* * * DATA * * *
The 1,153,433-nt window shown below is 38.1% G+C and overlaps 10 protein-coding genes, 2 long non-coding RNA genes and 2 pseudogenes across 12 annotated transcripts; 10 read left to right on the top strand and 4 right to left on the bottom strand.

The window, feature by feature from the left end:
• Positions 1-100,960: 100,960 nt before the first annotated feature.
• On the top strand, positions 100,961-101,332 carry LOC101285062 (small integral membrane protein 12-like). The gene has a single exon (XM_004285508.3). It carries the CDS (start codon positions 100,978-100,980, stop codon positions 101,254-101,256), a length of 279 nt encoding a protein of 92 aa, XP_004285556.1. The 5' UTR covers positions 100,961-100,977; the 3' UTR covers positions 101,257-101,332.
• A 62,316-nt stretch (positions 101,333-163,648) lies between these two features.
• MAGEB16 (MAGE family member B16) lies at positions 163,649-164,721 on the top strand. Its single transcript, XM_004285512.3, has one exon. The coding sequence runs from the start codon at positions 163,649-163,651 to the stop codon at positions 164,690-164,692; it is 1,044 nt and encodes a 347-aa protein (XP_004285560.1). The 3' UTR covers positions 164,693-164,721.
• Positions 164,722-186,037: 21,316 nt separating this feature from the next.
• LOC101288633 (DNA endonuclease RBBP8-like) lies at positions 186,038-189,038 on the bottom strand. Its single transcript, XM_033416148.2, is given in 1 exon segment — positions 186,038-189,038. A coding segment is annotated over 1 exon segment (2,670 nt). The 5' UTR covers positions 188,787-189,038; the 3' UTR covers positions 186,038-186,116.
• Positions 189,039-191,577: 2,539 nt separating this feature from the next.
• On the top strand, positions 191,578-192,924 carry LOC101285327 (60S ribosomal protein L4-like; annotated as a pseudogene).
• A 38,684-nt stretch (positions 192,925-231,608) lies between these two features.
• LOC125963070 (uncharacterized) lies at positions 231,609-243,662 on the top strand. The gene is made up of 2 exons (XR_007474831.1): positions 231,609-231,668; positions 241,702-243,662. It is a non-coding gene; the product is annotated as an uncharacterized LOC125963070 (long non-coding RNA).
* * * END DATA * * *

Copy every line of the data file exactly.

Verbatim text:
The 1,153,433-nt window shown below is 38.1% G+C and overlaps 10 protein-coding genes, 2 long non-coding RNA genes and 2 pseudogenes across 12 annotated transcripts; 10 read left to right on the top strand and 4 right to left on the bottom strand.

The window, feature by feature from the left end:
• Positions 1-100,960: 100,960 nt before the first annotated feature.
• On the top strand, positions 100,961-101,332 carry LOC101285062 (small integral membrane protein 12-like). The gene has a single exon (XM_004285508.3). It carries the CDS (start codon positions 100,978-100,980, stop codon positions 101,254-101,256), a length of 279 nt encoding a protein of 92 aa, XP_004285556.1. The 5' UTR covers positions 100,961-100,977; the 3' UTR covers positions 101,257-101,332.
• A 62,316-nt stretch (positions 101,333-163,648) lies between these two features.
• MAGEB16 (MAGE family member B16) lies at positions 163,649-164,721 on the top strand. Its single transcript, XM_004285512.3, has one exon. The coding sequence runs from the start codon at positions 163,649-163,651 to the stop codon at positions 164,690-164,692; it is 1,044 nt and encodes a 347-aa protein (XP_004285560.1). The 3' UTR covers positions 164,693-164,721.
• Positions 164,722-186,037: 21,316 nt separating this feature from the next.
• LOC101288633 (DNA endonuclease RBBP8-like) lies at positions 186,038-189,038 on the bottom strand. Its single transcript, XM_033416148.2, is given in 1 exon segment — positions 186,038-189,038. A coding segment is annotated over 1 exon segment (2,670 nt). The 5' UTR covers positions 188,787-189,038; the 3' UTR covers positions 186,038-186,116.
• Positions 189,039-191,577: 2,539 nt separating this feature from the next.
• On the top strand, positions 191,578-192,924 carry LOC101285327 (60S ribosomal protein L4-like; annotated as a pseudogene).
• A 38,684-nt stretch (positions 192,925-231,608) lies between these two features.
• LOC125963070 (uncharacterized) lies at positions 231,609-243,662 on the top strand. The gene is made up of 2 exons (XR_007474831.1): positions 231,609-231,668; positions 241,702-243,662. It is a non-coding gene; the product is annotated as an uncharacterized LOC125963070 (long non-coding RNA).